Lissom fans will be able to guess what happens next. Lick spends a few late nights messing around with the office photocopier and runs for his life when the paper tray runs out of A4 sheets flashing up the message Error 8888. The climax explodes as Lick and Nisa attempt to snorkel their way to freedom from the beach of a luxury Asian hotel at the resort of Kram Karamali. All the old favourite Lissom standbys are here - the Italian Mamma with an oven full of hot lasagne, the incorruptible don't-give-me- that-crap-in-my-courtroom black judge, the conceited, media-struck district attorney, the sensational and big-hearted barroom dancer hired to ensnare Lick in a bizarre sex scene. The Crash is, like the author's previous bestsellers, Futures Shock and Money for Nothing, full of the famous Lissom sense of fun. "Lick was precocious even as a kid," he writes. "He whacked his Dad's head in with a seven-iron when he was only five."

A leaked memo on Hollywood's plan for the Barings story

To: Tom Esterhazy, script consultant

From: Sol Greenburg head of development, Colm-Corp Pictures

cc Kosimura Osigara

Say, listen, Tom, this treatment you sent for Lissom's The Crash, it's a no-no. Me, I don't buy your "Four Traders and A Derivative" line. We've tried Brits, Brits aren't boffo. Hugh Grant is, in my book, a one- pic wonder with nothing to recommend him beyond that under-dressed pneumatic on his arm. In fact, I don't figure why these guys need to be Brits at all, the Bank of England ain't box office.

This is what I want you to work on: women, Tom. Big news this year. Women and satire and Oliver Stone. This is how I see it:

Natural Born Traders. Demi Moore is Nica Leesona, sassy if dysfunctional broad from the wrong side of the tracks. After a childhood of abuse by her labourer father (Al Pacino in a flashback cameo), she hooks up with sociopathic bond trader Dex (I see Keanu Reeves here). They set out to blaze a trail across the south east Asian markets, leaving no casualties: everyone they trade with ends up bankrupt. But apart from the odd scene out far-east we gotta set it all in Wall Street; in Peoria they think Singapore is a skin treatment.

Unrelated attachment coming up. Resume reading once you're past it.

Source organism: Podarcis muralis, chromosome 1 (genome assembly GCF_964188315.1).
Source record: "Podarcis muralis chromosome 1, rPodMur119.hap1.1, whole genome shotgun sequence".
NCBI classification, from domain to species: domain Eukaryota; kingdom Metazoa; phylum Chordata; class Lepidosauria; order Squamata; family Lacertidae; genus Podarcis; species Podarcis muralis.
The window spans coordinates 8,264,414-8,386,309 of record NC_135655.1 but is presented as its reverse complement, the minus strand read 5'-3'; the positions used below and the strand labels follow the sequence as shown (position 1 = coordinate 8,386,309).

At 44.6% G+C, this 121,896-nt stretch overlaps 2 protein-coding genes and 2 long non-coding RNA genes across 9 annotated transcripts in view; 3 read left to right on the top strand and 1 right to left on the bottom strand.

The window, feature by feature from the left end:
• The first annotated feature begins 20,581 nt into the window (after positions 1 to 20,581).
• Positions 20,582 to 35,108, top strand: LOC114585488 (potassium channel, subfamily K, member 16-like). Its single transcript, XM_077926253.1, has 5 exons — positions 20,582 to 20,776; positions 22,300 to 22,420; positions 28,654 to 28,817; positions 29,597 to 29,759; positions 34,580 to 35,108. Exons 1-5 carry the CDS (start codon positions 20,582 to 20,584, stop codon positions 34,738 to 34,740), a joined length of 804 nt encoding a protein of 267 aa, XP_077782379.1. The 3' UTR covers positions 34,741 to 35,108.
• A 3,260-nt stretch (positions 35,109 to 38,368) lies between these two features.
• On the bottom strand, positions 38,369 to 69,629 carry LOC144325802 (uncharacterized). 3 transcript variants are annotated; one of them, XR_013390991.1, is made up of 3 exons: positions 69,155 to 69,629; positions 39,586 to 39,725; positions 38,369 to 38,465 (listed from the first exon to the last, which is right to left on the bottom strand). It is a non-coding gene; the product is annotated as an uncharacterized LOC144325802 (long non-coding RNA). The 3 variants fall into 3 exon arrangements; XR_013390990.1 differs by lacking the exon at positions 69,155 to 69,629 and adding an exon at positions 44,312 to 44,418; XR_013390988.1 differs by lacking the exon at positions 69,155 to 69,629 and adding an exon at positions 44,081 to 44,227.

Under the tutelage of grizzled old arbitrageur Bobby Maxwell (Paul Newman, or Michael Douglas if we can offer him love interest) they work on this great heist, how they'll take the whole system. But none of your derivatives and financial instruments and synthetic futures. They end up having to use Uzis, Tom, blitz the market in slo-mo, screens shattering and blood gushing from Maxwell's guts in black and white.

They fetch up in some exotic paradise where Demi goes topless (note to accounts, add two extra points to her percentage). Just as they're beginning to get bored and planning to bankrupt each other with the help of a yuppie beach bum (Brad Pitt) they are tracked down by Eddie Georgiano, chainsmoking ex-mobster turned investigative reporter for CNN (Ray Liotta). Now Eddie doesn't turn them in, oh no, he offers them their own prime-time show, worldwide projection, giving financial advice. They become media stars, Tom, and the picture ends with them about to negotiate to buy back the bank they busted. The head of the bank, this Peter Boring: wrong, Tom. We need a woman. You do not need brains to be the head of one of these banks so let's get Goldie Hawn to play this Peter guy.

It's a new genre Tom, we are talking financial road movie satire, Tom, Wall Street meets Die Hard, The Player meets Rising Sun. It's a satire of the whole capitalist thing and the way the media makes heroes out of rich guys. It's Life, Tom, but not as we know it.